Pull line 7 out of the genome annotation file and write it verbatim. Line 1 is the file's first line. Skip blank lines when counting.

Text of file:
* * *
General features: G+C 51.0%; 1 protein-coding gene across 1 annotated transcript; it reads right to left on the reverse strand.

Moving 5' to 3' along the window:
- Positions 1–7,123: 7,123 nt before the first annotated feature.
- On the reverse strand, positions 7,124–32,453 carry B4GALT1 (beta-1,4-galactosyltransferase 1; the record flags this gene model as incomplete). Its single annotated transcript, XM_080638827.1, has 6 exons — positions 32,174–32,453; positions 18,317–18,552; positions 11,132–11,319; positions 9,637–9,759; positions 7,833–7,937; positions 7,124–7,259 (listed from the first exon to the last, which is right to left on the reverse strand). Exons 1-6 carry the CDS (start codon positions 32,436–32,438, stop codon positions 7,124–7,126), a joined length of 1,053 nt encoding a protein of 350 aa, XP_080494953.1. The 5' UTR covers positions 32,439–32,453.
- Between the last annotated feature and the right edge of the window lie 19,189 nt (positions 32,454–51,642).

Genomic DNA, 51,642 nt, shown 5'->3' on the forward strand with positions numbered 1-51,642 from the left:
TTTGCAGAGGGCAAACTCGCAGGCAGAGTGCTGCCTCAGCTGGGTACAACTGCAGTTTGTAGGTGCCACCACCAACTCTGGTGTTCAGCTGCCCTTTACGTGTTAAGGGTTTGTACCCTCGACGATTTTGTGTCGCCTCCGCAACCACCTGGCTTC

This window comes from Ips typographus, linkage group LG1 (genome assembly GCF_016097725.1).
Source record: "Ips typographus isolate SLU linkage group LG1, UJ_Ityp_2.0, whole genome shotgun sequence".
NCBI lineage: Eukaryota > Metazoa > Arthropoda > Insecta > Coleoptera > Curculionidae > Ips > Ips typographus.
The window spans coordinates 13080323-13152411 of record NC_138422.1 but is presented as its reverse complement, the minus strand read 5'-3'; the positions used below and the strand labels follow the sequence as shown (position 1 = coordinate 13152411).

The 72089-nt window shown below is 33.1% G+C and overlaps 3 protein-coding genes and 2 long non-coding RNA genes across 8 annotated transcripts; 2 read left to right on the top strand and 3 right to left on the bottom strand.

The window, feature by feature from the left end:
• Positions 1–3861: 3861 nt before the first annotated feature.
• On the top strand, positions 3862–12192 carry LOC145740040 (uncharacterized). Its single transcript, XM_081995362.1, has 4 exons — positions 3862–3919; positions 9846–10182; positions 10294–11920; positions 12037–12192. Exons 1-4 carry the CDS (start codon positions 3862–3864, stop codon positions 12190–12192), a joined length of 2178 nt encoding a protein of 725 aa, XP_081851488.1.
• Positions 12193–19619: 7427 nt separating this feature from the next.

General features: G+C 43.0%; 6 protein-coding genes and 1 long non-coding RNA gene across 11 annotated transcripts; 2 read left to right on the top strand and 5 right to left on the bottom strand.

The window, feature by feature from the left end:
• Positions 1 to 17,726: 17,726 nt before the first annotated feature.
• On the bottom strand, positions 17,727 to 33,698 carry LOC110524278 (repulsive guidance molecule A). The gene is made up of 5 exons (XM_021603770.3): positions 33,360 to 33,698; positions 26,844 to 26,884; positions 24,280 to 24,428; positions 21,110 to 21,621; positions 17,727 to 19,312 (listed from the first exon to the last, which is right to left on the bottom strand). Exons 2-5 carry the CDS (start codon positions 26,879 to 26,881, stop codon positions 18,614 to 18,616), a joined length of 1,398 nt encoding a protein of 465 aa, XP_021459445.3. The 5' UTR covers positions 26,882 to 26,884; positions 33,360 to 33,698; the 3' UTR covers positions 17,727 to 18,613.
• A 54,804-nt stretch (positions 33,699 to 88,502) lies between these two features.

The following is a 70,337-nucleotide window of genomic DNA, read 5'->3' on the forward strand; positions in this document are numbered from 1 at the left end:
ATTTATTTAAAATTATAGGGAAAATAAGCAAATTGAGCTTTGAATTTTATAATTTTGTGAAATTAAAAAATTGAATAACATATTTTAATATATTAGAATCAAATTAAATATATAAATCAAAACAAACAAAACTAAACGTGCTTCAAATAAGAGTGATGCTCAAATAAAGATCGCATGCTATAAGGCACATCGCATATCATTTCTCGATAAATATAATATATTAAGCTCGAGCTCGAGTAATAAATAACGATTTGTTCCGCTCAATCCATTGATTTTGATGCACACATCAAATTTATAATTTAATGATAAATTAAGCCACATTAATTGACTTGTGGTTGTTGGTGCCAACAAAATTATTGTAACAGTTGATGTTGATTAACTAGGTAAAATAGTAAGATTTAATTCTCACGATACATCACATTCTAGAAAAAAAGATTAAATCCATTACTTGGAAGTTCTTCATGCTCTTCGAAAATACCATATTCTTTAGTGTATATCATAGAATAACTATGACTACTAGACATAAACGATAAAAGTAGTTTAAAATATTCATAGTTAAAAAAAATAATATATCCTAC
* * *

TTTGCAGAGGGCAAACTCGCAGGCAGAGTGCTGCCTCAGCTGGGTACAACTGCAGTTTGTAGGTGCCACCACCAACTCTGGTGTTCAGCTGCCCTTTACGTGTTAAGGGTTTGTACCCTCGACGATTTTGTGTCGCCTCCGCAACCACCTGGCTTC